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Chapter 40: A Viper Inside Your Refuge


Rory’s hand hadn’t left Dove’s for more than a second at a time the whole last hour, though with the way Rory was clutching Dove’s palm over the gear shift as he sped down the dirt road behind town now, I was sure both their hands had to be hurting.

“Up there, the woods on the right,” Dove said.

The first three Gates we’d tried hadn’t responded to us—and this was the last one within twenty miles.

Rory veered the car onto the grass, slinging me to the side as he took the sharp turn. Thankfully, the seatbelt kept me from toppling into Fogarty in the backseat. He was glaring enough already.

The fact that we were offroading in Dad’s precious Jaguar wasn’t lost on me, but it had been knocked down a few pegs from where it would usually have fallen on my worry list, landing somewhere between “Our friends might be in danger” and “I’m riding in the backseat with a glamoured bear.”

Rory skidded to a stop just shy of the line of trees, and I prayed my sore neck would survive the series of mild whiplashes it had sustained over the past sixty minutes.

Dove yanked her hand from Rory’s and jumped out the moment the car stopped moving, then grabbed his hand again when Rory, Foge, and I joined her outside the car.

“It’s right ahead,” she said, pointing with her free hand at a shadowy place between the trees.

If I looked closely enough, I could see an arch-shaped section of the air shimmering—the Gate, glamoured to blend in with its surroundings.

Dove tugged Rory forward, then removed her runed stone from her pocket with her free hand and pressed it to the edge of the invisible Gate.

As we had at the previous three Gates, we held our breath and waited.

This time, the Gate surged to life after a few seconds, its edges solidifying into a stone archway. The air inside was still shimmering and translucent, showing the copse of trees behind it.

“Oh, thank goodness!” Dove dropped the stone away from the Gate and smiled back at us. “They must still be monitoring this one. Now we just wait for them to respond.”

A moment later, a male voice—young, like a teenager—spoke from seemingly nowhere. “Dove.” His tone sounded as though he knew her, but it was also laced with concern. “What are you doing way out there?”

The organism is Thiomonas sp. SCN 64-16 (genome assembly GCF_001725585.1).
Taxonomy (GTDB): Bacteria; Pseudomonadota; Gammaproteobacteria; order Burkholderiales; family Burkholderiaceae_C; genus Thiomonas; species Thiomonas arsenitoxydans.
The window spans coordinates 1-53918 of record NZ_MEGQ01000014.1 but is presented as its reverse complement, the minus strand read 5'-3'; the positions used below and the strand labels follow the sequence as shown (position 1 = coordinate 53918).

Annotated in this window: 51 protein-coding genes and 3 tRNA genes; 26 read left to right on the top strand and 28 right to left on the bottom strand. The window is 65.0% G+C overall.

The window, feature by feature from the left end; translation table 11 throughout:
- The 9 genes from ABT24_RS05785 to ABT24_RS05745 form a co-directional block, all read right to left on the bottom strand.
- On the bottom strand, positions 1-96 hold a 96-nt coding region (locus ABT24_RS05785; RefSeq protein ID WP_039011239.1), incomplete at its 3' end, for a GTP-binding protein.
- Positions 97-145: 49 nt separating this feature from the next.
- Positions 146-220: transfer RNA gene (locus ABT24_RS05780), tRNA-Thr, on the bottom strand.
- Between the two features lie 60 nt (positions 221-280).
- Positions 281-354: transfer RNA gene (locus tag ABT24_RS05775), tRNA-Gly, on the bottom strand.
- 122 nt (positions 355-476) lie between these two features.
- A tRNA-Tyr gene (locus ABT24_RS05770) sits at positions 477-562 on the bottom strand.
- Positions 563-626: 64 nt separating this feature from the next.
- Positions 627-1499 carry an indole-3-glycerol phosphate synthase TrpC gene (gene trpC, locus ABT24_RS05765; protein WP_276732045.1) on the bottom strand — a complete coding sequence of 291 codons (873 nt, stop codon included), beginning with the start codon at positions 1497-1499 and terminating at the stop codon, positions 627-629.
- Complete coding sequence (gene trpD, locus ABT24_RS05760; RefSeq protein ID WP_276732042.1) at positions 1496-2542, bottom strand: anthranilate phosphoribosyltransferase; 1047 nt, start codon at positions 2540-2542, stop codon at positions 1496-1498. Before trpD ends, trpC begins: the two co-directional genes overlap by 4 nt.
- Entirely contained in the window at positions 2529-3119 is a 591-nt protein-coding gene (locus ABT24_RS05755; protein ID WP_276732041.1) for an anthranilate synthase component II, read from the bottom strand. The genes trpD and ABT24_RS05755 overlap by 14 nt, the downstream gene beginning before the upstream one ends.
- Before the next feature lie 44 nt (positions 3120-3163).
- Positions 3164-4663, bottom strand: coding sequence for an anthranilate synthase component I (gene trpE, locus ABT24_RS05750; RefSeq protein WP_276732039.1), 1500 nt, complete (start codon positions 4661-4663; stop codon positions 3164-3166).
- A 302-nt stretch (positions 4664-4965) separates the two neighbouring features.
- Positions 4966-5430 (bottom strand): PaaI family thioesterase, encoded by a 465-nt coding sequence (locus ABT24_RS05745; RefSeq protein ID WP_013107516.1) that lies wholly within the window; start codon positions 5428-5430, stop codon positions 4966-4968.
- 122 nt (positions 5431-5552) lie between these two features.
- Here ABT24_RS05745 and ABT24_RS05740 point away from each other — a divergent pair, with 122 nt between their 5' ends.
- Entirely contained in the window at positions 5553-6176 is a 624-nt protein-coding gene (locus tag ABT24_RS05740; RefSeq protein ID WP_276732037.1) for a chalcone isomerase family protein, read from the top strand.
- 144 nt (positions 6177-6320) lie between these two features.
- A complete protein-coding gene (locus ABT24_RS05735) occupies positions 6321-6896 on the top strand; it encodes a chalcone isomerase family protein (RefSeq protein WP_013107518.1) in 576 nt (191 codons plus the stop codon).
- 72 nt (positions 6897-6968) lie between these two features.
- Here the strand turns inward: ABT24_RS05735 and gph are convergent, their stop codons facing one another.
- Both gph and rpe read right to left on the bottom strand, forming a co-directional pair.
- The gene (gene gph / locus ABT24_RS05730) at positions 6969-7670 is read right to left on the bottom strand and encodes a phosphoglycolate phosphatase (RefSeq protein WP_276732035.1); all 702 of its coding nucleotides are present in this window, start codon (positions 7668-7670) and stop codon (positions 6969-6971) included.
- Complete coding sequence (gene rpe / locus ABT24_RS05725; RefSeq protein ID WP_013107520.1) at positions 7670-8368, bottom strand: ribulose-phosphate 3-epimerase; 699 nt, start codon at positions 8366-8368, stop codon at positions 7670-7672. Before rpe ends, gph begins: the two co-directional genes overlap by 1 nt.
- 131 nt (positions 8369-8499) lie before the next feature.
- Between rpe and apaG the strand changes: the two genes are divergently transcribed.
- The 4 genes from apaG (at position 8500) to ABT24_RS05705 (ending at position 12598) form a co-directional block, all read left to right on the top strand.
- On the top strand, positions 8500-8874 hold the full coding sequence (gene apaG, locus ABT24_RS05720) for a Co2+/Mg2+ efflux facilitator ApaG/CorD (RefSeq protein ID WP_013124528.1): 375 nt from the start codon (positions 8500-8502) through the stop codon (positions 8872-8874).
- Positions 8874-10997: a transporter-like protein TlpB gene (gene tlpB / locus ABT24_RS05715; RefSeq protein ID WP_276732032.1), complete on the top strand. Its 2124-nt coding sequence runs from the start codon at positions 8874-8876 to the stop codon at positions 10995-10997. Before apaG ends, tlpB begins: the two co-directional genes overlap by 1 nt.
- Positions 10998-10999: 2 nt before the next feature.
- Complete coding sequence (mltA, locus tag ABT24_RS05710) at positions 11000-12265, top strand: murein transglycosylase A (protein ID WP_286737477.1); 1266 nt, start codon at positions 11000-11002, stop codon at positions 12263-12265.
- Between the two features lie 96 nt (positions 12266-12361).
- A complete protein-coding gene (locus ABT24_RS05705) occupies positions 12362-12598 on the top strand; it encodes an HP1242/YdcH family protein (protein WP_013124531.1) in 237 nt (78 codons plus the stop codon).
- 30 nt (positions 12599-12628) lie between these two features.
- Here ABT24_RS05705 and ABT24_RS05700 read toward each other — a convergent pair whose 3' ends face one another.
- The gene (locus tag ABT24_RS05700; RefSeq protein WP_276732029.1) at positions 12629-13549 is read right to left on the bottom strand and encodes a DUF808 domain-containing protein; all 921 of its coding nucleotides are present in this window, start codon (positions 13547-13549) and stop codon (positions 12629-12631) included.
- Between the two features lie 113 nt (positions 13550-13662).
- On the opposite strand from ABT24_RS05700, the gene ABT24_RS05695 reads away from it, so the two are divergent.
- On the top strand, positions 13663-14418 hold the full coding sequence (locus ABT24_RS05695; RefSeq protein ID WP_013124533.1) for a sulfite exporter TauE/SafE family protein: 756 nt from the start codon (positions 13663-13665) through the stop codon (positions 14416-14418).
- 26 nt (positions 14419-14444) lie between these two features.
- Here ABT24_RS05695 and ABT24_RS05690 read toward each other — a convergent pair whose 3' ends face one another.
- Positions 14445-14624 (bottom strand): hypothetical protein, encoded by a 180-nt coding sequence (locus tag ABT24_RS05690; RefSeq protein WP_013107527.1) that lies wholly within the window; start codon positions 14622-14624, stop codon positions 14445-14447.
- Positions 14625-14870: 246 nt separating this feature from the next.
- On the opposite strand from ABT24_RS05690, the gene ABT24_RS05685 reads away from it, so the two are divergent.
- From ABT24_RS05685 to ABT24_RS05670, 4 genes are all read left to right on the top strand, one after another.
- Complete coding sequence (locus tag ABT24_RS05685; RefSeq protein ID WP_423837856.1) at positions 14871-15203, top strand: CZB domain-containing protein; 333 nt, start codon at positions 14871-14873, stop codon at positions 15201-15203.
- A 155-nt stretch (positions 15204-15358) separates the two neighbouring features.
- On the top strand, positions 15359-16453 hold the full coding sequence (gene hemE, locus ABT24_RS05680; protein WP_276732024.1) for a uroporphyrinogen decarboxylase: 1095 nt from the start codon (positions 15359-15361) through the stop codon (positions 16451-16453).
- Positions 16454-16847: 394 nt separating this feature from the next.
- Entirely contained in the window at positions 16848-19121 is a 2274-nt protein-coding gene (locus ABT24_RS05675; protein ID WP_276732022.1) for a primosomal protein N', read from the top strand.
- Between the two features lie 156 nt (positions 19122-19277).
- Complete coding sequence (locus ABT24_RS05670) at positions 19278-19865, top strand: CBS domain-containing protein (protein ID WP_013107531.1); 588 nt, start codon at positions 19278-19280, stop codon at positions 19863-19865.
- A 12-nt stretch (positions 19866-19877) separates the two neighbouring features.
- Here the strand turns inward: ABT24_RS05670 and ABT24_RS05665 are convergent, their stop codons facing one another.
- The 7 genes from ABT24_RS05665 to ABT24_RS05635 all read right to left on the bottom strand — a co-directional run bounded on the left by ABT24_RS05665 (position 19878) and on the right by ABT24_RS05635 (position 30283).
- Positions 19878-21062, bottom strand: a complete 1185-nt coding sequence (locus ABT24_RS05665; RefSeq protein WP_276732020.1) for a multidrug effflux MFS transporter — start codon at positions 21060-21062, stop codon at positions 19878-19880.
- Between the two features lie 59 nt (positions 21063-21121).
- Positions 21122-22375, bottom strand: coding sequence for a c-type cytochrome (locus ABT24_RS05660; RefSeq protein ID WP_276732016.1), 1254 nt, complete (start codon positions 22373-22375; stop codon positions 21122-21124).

Dove stared into the archway, where I assumed they had some kind of hidden camera, or the magical equivalent. “We’ve been trying to contact the Hub, but no one was answering the emergency line and every gate we tried closer to town was inactive. Please, let us in. We have an important warning—”

“If it’s about an attack, we’re fine. It was a false alarm,” the voice answered.

Dove’s face tensed. “I’m glad you’re alright, but there’s more. Please, Roinan. Just let us in. We need to speak with Chairman Hart.”

“They told me not to—” the teen began to answer, but a woman’s voice cut over his.


Dove sighed in relief. “Chairman Hart. Yes, I’m here. Please let us in. I accompanied Rory and Madison to their home, but—”

“You were not supposed to leave the Hub. Any of you. The Hub is on lockdown.” Her words were clipped, irritated.

Dove’s brow pinched in worry. “Yes, I know, and I’ll accept the consequences. But please, we need to speak with you right away. It’s important.”

Consequences? My stomach dropped at the thought that Dove would get in trouble because of us. But Dove just stood, stoic in expression and bouncing slightly on her toes with impatience, waiting for Chairman Hart’s decision.

“Very well,” Chairman Hart said after a tense moment. “Roinan, open the Gate.”

Air whooshed out at us from the archway, cold and salt-scented, then the Hub courtyard appeared through the opening. It was bustling with activity, with Chairman Hart standing just inside.

“Come in quickly. We need to seal this back,” she said.

We all rushed through the Gate.

The moment it snapped shut beside us, Chairman Hart turned to Dove with an expression of concern, not the reprimanding fury I’d expected. “What is your news?”

From the way she said it, I took it that Dove didn’t often cry wolf. She’d said there was a problem, and Chairman Hart was taking her seriously—thank goodness.

Dove dropped Rory’s hand and wrung her fingers nervously. “Rory had a vision, one born of dark magic.”

Chairman Hart glanced at him, eyebrows raised. “And?”

With what Dove had just stated, I’d expected a much worse response.

Rory blushed from Chairman Hart’s sudden attention, but stammered out an explanation. “I—the dark magic from the Void seems to have connected me to the mind of some of the Dark King’s minions. Or maybe to the Dark King himself? I—I don’t understand how it works, I just—”

Chairman Hart stepped toward him, her expression turning gentle. “Sometimes none of us do. Dark magic can be tricky. It’s okay, Rory. Just explain what you saw.”

Her tender reaction to him honestly took me aback, but Rory drew a breath and plowed ahead.